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Dust-up continues over Noem dust bill; Democrats say it's non-issue

Rep. Kristi Noem, R-S.D.

Rep. Kristi Noem isn't letting the dust settle.

Noem, R-S.D., testified before the House Energy and Commerce Committee's Energy and Power Subcommittee Tuesday on the bill she introduced to prohibit the Environmental Protection Agency from tightening regulations on farm dust.

Noem co-sponsored H.R. 1633, the Farm Dust Regulation Prevention Act of 2011, which she terms a "common sense bill."

"My bill is a bipartisan approach to ending the Environmental Protection Agency's regulation of farm dust in rural America, while still maintaining the protections of the Clean Air Act to the public's health and welfare," Noem testified Tuesday.

"In my home state of South Dakota, this is a huge concern for farmers, ranchers and small business owners who are struggling to stay afloat in an already stressed economy."

Noem said what she calls "farm dust" can be produced by agricultural activities and is also naturally occurring and includes soil, windblown dust and dust coming from dirt roads.

"This is completely different than the type of dust typical in urban areas which has been shown to have adverse health effects," she testified. "I want to be clear that we are not talking about areas where there may be health concerns related to particulate matter. My legislation specifically focuses on rural dust and allows the standard to apply unchanged to urban areas."

She testified she wanted to "clear up the myth" that the EPA does not regulate farm dust.

"Farmers and ranchers that are already subject to the standard for dust in 'nonattainment' areas like Arizona know its impact on businesses. In Arizona, it can cost some producers over $1,000 per day to comply with dust standards.

"We cannot continue to burden our farmers and ranchers with a 'one-size-fits-all' approach to regulation."

EPA Administrator Lisa Jackson has repeatedly said in recent days that her agency has no plans to regulate farm dust or alter National Ambient Air Quality Standards, which set levels of acceptable dust.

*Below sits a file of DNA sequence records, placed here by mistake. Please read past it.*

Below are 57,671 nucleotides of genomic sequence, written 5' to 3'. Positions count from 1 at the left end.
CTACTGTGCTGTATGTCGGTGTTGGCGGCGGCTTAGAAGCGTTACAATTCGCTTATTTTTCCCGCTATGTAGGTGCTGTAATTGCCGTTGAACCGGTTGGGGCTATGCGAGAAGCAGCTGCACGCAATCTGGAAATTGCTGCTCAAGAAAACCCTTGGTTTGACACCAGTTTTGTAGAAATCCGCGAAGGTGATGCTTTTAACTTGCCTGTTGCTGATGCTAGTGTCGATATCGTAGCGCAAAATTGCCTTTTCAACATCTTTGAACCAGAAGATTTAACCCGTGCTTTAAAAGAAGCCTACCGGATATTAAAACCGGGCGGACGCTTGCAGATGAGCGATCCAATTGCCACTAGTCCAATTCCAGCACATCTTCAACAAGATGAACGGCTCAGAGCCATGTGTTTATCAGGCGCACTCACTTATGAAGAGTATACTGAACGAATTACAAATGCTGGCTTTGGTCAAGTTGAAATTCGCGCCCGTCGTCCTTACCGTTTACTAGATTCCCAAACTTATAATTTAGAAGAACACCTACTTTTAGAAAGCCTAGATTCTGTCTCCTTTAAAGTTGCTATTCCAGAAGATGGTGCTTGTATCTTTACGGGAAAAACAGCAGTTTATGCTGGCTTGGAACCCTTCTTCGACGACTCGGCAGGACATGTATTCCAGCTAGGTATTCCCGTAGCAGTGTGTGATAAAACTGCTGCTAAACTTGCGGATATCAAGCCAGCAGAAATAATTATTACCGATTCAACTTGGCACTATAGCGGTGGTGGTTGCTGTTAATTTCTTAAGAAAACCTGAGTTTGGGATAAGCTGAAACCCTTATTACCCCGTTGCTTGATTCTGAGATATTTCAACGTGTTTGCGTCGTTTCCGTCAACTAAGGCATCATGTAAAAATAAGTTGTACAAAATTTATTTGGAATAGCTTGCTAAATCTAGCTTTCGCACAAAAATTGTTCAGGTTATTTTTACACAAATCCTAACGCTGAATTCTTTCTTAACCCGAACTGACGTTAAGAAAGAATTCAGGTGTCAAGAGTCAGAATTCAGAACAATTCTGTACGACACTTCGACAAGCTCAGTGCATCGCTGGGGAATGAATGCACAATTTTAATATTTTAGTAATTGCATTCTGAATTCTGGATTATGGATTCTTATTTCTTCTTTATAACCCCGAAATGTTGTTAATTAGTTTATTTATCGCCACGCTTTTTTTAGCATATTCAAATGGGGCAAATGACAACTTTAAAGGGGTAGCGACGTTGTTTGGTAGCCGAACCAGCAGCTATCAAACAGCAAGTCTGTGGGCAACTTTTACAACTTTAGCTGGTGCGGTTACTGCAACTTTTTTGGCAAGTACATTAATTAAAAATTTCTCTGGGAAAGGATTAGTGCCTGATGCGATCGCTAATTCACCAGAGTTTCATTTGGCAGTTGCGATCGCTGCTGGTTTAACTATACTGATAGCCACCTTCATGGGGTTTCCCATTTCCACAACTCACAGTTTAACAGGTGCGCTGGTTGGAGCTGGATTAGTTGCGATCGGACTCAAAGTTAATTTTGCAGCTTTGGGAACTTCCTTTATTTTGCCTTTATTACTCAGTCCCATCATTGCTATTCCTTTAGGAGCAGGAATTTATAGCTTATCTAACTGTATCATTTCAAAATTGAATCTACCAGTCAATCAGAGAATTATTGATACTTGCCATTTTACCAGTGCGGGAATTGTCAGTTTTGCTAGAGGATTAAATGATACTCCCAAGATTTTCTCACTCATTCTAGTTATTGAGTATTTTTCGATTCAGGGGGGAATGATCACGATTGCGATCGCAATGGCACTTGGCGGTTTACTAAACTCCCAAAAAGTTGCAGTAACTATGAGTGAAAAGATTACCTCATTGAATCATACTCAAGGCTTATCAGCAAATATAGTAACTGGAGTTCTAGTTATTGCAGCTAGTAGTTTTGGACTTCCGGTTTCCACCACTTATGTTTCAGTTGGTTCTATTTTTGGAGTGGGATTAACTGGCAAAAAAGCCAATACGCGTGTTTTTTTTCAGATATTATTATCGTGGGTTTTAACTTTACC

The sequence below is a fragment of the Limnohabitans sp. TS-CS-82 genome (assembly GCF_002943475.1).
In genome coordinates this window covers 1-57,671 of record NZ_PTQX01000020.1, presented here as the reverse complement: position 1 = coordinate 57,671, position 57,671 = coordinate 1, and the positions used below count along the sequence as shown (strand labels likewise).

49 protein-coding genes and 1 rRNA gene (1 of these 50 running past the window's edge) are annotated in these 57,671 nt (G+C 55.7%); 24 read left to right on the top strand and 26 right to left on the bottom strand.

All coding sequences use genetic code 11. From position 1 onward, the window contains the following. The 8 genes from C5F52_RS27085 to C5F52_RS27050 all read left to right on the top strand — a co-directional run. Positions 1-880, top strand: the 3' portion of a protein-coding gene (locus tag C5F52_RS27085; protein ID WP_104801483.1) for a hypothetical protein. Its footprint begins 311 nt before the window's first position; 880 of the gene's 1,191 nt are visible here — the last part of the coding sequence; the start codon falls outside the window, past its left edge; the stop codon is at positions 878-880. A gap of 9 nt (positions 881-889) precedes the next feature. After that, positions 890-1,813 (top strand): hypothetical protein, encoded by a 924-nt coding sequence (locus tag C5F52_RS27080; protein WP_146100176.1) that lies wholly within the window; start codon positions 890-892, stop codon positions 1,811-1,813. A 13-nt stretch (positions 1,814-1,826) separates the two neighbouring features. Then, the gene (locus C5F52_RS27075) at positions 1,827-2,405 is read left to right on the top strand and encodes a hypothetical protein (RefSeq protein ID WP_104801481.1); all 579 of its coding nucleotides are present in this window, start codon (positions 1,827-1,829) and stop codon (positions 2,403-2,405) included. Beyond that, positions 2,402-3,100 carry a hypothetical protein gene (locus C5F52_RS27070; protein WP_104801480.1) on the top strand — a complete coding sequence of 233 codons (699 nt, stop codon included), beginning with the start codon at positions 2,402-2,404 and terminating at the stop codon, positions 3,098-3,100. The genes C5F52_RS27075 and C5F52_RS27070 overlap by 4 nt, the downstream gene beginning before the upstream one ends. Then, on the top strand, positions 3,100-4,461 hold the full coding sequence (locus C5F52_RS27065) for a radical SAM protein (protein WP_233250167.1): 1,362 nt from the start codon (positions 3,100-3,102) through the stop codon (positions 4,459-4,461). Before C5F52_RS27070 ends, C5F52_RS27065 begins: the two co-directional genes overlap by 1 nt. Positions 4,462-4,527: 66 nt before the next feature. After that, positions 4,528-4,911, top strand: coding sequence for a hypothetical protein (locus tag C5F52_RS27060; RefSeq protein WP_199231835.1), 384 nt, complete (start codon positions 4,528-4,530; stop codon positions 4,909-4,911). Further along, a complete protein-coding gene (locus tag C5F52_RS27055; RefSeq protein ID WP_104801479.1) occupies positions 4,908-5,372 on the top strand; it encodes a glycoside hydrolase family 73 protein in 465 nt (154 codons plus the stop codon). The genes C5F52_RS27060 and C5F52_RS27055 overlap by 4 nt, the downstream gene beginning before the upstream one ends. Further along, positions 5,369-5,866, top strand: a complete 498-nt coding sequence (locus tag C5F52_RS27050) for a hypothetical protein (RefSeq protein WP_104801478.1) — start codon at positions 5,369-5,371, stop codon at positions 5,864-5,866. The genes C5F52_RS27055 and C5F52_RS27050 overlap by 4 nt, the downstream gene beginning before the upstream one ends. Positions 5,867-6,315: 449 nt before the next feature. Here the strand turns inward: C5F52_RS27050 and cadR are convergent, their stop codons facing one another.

Noem said while that sounds good, the risk remains that standards on coarse particulate matter, or dust, could be regulated.

"Even if we simply take the EPA administrator at her word today, there is nothing stopping her agency from further regulating farm dust tomorrow except this bill," she said.

Noem's office later issued a press release titled "Myth vs. Fact on EPA Regulating Farm Dust."

"Without legislation, an EPA proposal to retain the current standard could still be challenged in court and eventually modified, imposing greater burdens and costs on rural America," the release stated.

Sen. Tim Johnson, D-S.D., has said Noem is focusing on a "non-issue."

Shortly after Noem's remarks, Ben Nesselhuf, chairman of the South Dakota Democratic Party, issued a press release criticizing her continued efforts on the matter.

"Congresswoman Kristi Noem is trying to create solutions for problems that don't exist," Nesselhuf said. "She can kick up an imagined dust storm over this non-issue, but she should focus on real problems like job creation instead of imagined problems like dust regulation."

Joshua Shields, Noem's communications director, said she feels the bill has a chance to become law.

"The Energy and Commerce Committee needs to approve the bill next, then floor action," Shields said in an e-mail response to The Daily Republic. "Right now the majority leader is saying that he intends to bring the bill to the floor this winter.

"With over 100 bipartisan cosponsors on the House bill and a bipartisan coalition supporting the Senate bill as well, I would imagine the bill has a good chance of passing both chambers," Shields continued. "If the president were serious in his Wall Street Journal op-ed on January 18th about his efforts to 'root out regulations that conflict, that are not worth the cost, or that are just plain dumb,' then he should sign this bill into law."